These cookbooks have been tested by time and in millions of kitchens. Here you’ll find recipes for every occasion and every palate, plus a dash of culinary history.
The Professional Chef, Seventh Edition
By the Culinary Institute of America
A reference work for cooking pros and serious home cooks since the 1950s appears in its seventh edition from John Wiley in October. The 1,056-page work has been redesigned with new color photography throughout, 1,400 photos in all. “The philosophy of cooking and the way of looking at the fundamentals of cooking have changed since we published the sixth edition in 1996,” says senior editor Pam Chirls, “and in this one, the visual aspect of cooking drives the content. If you’re making pasta, in the existing edition you get a written explanation and recipes. In the new edition, we have step-by-step photographs to help the reader function in the kitchen.” Pro Chef 7, as it is familiarly known, also includes more than 660 recipes with some 200 variations. (Publishers Weekly, July 2001)
Moosewood Cookbook Classic
By Mollie Katzen
With its friendly style and full-flavored recipes, the original Moosewood Cookbook introduced millions of Americans to a more healthful, more natural way of cooking. Twenty years and more than two million copies later, it’s become America’s vegetarian cookbook. This sampling of Moosewood recipes offers more than twenty-five of Mollie Katzen’s personal favorites, from Cream of Broccoli Soup and Macedonian Salad to Eggplant Scallopini and Spinach-Ricotta Pie. Here, too, are luscious desserts such as Moosewood Fudge Brownies, Maple-Walnut Pie, and Lemon Moose. With original illustrations by Mollie Katzen, Moosewood Cookbook Classics brings you a taste of the best of vegetarian cooking.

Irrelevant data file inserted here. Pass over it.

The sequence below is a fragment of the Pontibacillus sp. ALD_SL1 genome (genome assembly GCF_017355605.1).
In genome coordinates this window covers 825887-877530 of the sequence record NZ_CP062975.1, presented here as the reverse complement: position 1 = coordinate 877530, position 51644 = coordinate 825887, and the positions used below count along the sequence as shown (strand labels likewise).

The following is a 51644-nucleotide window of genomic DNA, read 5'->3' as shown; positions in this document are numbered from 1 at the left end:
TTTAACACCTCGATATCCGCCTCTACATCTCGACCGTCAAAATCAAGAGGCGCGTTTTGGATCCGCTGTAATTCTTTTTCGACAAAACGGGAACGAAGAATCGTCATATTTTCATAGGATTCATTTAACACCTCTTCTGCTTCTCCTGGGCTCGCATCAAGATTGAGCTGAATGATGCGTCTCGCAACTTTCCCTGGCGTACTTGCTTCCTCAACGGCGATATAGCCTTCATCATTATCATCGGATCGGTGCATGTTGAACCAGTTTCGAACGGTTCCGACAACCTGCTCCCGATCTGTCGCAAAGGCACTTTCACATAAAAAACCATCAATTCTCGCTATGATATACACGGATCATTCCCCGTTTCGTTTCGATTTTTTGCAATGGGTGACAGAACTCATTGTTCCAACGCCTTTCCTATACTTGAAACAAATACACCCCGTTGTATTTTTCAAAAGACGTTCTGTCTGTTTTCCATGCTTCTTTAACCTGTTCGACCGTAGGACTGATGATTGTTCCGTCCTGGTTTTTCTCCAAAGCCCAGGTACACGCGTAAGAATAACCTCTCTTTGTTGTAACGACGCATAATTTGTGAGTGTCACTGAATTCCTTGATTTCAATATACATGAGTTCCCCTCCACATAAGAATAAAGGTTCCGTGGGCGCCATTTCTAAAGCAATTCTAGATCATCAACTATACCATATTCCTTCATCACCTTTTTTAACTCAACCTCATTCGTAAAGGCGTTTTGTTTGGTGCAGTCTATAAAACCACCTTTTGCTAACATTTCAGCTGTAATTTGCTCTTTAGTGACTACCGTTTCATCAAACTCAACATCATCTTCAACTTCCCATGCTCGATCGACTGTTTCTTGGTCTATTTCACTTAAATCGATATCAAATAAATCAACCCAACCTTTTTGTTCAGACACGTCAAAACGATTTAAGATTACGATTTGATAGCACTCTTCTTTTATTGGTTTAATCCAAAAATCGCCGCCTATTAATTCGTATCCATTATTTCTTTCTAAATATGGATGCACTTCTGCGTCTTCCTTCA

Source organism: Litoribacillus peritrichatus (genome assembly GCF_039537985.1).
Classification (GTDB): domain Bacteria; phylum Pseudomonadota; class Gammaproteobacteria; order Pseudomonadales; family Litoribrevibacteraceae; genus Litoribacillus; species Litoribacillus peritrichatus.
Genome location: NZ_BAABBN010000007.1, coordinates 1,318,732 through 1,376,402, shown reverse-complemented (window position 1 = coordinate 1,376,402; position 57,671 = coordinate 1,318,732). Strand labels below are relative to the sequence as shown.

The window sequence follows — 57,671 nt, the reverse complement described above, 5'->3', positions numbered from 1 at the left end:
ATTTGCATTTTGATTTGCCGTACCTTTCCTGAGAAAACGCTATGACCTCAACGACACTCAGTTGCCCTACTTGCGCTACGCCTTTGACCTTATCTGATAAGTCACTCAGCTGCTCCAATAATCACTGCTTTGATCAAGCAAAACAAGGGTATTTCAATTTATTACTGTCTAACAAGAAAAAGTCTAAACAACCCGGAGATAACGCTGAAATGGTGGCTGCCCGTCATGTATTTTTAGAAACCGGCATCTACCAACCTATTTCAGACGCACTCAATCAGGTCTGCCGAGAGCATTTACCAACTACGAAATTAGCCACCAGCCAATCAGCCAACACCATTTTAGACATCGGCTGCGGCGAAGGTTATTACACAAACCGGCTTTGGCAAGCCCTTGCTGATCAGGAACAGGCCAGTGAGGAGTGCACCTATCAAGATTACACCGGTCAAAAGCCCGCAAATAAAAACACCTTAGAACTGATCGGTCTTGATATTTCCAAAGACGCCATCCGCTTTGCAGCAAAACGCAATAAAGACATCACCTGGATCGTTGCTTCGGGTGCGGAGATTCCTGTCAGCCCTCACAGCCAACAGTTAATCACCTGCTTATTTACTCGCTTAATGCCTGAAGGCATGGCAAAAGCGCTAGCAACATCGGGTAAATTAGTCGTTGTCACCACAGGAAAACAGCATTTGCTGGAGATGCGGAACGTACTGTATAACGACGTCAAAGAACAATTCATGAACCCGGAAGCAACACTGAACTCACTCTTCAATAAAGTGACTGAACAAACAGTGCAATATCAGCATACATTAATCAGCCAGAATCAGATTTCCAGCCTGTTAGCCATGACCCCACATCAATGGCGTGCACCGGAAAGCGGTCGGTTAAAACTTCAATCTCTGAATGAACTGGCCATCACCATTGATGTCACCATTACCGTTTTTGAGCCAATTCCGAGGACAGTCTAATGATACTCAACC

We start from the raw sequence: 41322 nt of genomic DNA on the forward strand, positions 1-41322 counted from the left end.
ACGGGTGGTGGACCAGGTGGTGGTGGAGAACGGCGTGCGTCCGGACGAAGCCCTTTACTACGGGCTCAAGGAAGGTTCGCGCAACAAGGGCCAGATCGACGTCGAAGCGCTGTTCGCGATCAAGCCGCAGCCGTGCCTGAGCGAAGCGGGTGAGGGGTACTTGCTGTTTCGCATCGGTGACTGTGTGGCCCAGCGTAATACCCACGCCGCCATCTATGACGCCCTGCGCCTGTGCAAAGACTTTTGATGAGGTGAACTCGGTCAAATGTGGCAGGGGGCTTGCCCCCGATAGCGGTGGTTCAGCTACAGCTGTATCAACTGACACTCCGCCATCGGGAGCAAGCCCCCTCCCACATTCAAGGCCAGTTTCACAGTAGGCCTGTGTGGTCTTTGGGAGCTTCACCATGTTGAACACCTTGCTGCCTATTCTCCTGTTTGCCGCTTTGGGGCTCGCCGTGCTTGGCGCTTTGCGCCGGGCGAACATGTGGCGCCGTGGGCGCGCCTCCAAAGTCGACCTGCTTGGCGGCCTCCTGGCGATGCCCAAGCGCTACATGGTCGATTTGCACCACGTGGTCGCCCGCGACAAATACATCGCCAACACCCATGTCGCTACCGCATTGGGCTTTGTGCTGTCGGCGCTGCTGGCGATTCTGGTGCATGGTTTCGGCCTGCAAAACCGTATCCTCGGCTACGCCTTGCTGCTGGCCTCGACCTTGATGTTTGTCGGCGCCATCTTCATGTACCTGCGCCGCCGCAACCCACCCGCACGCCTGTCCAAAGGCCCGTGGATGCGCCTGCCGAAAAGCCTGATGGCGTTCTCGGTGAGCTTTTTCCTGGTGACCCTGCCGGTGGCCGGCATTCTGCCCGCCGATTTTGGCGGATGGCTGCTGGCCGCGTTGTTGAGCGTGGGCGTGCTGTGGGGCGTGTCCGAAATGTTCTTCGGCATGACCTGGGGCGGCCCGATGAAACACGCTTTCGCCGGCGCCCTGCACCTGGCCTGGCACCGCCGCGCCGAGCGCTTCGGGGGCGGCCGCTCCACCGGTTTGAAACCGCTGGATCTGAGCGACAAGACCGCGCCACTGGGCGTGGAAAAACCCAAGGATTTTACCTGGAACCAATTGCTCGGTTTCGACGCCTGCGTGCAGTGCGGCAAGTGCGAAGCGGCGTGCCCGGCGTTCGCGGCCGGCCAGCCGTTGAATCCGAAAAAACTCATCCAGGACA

Julia’s Menus for Special Occasions: Six Menus for Special Celebrations–From a Cocktail Party to a Buffet Dinner
By Julia Child
The aim of this cookbook is to take the intimidation out of cooking elegant and special dinners for big occasions, including a birthday party, a low-calorie dinner for conscientious dieters, a vegetarian feast, and a cocktail party for a crowd.
The First American Cookbook: A Facsimile of “American Cookery” 1796
By Amelia Simmons
Facsimile of the first American-written cookbook published in the United States contains authentic recipes for colonial favorites–pumpkin pudding, winter squash pudding, spruce beer, Indian slapjacks, and more. Find early printings of American Cookery here.
Joy of Cooking
By Irma S. Rombauer
Illustrated by her daughter Marion Rombauer Becker
Originally self-published in 1931, THE JOY OF COOKING has been the right-hand of Americans in the kitchen for more than 75 years. Conceived by Irma S. Rombauer as a reaction to the difficulties of the Depression, JOY was meant to be a user-friendly guide for women unfamiliar with the kitchen, packed with everything the cook might need to know, from metric conversions to how to skin a squirrel (including tasteful but riveting drawings in the original edition). With its enormous wealth of recipes and easy-to-follow advice, this American classic continues to be popular.